Both athletic and nonathletic population when subjected to any unaccustomed or unfamiliar exercise will experience pain 24-72 hours postexercise. This exercise especially eccentric in nature caused primarily by muscle damage is known as delayed-onset muscle soreness (DOMS). This damage is characterized by muscular pain, decreased muscle force production, reduce range of motion and discomfort experienced. DOMS is due to microscopic muscle fiber tears. The presence of DOMS increases risk of injury. A reduced range of motion may lead to the incapability to efficiently absorb the shock that affect physical activity. Alterations to mechanical motion may increase strain placed on soft tissue structures. Reduced force output may signal compensatory recruitment of muscles, thus leading to unaccustomed stress on musculature. Differences in strength ratios may also cause excessive strain on unaccustomed musculature. A range of interventions aimed at decreasing symptoms of DOMS have been proposed. Although voluminous research has been done in this regard, there is little consensus among the practitioners regarding the most effective way of treating DOMS. Mechanical oscillatory motion provided by vibration therapy. Vibration could represent an effective exercise intervention for enhancing neuromuscular performance in athletes. Vibration has shown effectiveness in flexibility and explosive power. Vibration can apply either local area or whole body vibration. Vibration therapy improves muscular strength, power development, kinesthetic awareness, decreased muscle sore, increased range of motion, and increased blood flow under the skin. VT was effective for reduction of DOMS and regaining full ROM. Application of whole body vibration therapy in postexercise demonstrates less pressure pain threshold, muscle soreness along with less reduction maximal isometric and isokinetic voluntary strength and lower creatine kinase levels in the blood.


Cutaneous Receptors Responses: The sensation of pressure and touch is masked during vibration [20], and also postvibration [21]. Some cutaneous mechanoreceptor afferents get aroused for many minutes postvibration [21] and this may be the physiological reason for the tingling sensation often experienced postvibration. On the basis of gate control hypothesis [22] we can infer that vibration strongly impacts affrents discharge from fast adapting mechanoreceptors and muscle spindles and hence become an effective pain reliever.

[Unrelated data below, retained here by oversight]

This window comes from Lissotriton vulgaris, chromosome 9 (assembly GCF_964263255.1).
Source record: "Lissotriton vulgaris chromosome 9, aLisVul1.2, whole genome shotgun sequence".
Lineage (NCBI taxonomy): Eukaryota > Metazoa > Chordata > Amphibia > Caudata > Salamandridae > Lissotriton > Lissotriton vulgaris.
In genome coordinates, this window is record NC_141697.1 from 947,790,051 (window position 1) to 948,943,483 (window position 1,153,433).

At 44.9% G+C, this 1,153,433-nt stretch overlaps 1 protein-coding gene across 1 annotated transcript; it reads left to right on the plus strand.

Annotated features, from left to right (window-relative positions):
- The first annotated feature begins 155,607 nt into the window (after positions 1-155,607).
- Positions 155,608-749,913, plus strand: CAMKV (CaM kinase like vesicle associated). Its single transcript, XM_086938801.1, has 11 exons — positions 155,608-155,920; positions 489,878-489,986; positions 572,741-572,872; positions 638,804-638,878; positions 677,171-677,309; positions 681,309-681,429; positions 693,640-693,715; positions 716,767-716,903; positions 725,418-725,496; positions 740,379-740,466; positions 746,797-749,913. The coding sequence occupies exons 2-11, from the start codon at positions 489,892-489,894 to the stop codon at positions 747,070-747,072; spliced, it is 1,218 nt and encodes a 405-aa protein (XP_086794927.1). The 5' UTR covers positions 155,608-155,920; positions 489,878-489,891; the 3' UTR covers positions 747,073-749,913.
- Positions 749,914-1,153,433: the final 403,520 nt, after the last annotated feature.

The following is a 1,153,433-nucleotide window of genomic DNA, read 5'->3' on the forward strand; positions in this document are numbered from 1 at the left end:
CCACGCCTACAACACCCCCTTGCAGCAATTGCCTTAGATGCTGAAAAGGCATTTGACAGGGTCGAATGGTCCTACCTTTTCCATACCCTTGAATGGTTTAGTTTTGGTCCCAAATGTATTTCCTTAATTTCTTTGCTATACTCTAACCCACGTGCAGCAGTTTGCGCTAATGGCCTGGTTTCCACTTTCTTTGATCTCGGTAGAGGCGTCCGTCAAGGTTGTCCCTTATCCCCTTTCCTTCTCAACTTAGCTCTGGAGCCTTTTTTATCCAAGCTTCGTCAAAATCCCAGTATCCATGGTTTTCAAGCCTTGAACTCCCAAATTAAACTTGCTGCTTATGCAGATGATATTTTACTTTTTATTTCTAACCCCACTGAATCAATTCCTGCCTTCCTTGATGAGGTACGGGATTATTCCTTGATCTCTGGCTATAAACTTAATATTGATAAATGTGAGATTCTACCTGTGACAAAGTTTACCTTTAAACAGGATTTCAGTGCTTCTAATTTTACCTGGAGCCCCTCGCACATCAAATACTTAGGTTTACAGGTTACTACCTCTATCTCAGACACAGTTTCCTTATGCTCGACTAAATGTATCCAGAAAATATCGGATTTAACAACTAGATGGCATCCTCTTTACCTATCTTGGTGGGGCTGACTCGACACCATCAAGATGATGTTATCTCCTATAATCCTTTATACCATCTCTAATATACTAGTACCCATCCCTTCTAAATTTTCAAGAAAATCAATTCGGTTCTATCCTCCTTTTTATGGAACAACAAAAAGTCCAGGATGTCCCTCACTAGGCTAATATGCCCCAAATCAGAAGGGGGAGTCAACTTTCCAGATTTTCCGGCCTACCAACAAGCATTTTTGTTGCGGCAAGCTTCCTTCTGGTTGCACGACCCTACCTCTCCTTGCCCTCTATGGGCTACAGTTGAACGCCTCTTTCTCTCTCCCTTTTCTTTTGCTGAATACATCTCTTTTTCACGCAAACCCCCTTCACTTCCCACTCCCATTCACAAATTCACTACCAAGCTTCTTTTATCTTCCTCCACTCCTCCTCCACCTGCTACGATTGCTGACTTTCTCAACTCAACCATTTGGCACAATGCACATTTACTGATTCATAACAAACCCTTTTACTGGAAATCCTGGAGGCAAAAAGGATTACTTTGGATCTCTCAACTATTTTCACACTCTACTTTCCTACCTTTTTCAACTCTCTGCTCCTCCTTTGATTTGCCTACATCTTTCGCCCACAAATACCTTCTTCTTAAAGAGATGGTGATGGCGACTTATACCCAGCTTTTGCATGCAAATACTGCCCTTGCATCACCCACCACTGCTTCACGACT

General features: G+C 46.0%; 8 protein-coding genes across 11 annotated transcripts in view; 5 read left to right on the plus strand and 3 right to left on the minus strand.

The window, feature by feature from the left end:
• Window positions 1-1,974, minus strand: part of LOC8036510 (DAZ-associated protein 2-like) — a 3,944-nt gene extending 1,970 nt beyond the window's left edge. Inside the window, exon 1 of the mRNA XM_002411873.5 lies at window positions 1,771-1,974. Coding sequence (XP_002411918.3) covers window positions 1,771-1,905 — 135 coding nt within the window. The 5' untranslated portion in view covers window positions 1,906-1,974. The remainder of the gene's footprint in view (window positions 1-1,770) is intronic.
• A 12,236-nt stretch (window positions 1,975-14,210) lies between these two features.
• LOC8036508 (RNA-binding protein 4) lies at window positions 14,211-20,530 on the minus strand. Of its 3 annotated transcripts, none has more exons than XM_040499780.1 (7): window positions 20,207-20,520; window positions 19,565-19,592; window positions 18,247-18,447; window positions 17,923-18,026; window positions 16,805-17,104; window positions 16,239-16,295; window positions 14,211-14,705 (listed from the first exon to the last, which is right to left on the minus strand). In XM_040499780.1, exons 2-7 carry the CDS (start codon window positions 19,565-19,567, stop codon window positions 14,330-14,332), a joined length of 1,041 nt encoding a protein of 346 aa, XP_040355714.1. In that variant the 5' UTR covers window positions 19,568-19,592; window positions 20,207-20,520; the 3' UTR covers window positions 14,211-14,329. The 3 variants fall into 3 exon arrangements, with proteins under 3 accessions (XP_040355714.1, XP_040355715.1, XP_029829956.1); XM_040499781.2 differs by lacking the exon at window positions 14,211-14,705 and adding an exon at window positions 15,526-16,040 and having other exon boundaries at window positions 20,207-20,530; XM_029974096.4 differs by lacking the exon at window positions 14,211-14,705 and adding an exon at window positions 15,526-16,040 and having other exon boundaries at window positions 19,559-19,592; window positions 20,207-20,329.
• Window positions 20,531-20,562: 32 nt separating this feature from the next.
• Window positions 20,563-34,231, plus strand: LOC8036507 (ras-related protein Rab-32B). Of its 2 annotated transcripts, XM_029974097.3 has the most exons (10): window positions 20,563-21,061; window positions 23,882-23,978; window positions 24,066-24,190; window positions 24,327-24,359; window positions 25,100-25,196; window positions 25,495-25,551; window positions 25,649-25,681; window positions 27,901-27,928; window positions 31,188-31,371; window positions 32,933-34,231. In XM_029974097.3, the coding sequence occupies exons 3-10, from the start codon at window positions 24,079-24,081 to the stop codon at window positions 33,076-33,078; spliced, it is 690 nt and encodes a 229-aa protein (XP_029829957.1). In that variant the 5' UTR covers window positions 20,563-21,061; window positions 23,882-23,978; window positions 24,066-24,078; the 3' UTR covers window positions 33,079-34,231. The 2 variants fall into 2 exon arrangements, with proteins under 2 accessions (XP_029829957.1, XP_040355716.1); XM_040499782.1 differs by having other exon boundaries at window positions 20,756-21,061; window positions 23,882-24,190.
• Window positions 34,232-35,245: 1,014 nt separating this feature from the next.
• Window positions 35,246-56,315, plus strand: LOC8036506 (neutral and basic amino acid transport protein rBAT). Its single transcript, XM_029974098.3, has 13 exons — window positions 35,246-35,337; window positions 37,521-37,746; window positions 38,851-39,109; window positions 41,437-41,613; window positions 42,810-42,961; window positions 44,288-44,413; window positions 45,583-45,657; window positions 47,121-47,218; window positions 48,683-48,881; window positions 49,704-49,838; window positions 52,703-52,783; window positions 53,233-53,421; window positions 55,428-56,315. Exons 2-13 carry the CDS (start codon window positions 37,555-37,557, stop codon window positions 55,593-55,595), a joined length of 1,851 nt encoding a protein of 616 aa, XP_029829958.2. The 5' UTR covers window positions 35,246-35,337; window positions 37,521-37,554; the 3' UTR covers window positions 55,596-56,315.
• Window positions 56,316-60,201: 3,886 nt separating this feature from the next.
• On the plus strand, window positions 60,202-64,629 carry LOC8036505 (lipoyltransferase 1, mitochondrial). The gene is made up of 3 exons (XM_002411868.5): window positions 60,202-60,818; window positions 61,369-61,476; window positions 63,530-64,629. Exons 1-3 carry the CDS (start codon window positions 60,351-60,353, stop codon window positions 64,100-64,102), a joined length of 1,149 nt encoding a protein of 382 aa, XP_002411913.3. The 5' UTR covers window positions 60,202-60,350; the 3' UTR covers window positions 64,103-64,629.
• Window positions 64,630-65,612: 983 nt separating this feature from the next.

Pain Perception Responses: Vibration can be used as transcutaneous electrical nerve stimulation (TENS) [23] to reduce the perception of pain [7]. Passive vibration has reduced pain in 70% of patients with acute and chronic musculoskeletal pain [24] and passive 80 Hz vibration has been shown to reduce pain caused by muscle pressure [25]. More recent evidence suggests that pain perception in DOMS depends partly on fast myelinated afferent fibres, which are distinct from those that convey most other types of pain [26].

Lundeberg et al., concluded that vibration relieved pain by activating the large diameter fibres while suppressing the transmission activity in small diameter fibres [24,28].

Vibration therapy leads to increase of skin temperature and blood flow [30].


Characterization of inflammatory responses to eccentric exercise in humans.

Detaljert om betennelser og immunceller etter hard trening, relatert til DOMS.


Eccentric exercise commonly results in muscle damage. The primary sequence of events leading to exercise-induced muscle damage is believed to involve initial mechanical disruption of sarcomeres, followed by impaired excitation-contraction coupling and calcium signaling, and finally, activation of calcium-sensitive degradation pathways. Muscle damage is characterized by ultrastructural changes to muscle architecture, increased muscleproteins and enzymes in the bloodstream, loss of muscular strength and range of motion and muscle soreness. The inflammatory response to exercise-induced muscle damage is characterized by leukocyte infiltration and production of pro-inflammatory cytokines within damaged muscle tissue, systemic release of leukocytes and cytokines, in addition to alterations in leukocyte receptor expression and functional activity. Current evidence suggests that inflammatory responses to muscle damage are dependent on the type of eccentric exercise, previous eccentric loading (repeated bouts), age and gender. Circulating neutrophil counts and systemic cytokine responses are greater after eccentric exercise using a large muscle mass (e.g. downhill running, eccentric cycling) than after other types of eccentric exercise involving a smaller muscle mass. After an initial bout of eccentric exercise, circulating leukocyte counts and cell surface receptor expression are attenuated. Leukocyte and cytokine responses to eccentric exercise are impaired in elderly individuals, while cellular infiltration into skeletal muscle is greater in human females than males after eccentric exercise. Whether alterations in intracellular calcium homeostasis influence inflammatory responses to muscle damage is uncertain. Furthermore, the effects of antioxidant supplements are variable, and the limited data available indicates that anti-inflammatory drugs largely have no influence on inflammatory responses to eccentric exercise. In this review, we compare local versus systemic inflammatory responses, and discuss some of the possible mechanisms regulating the inflammatory responses to exercise-induced muscle damage in humans.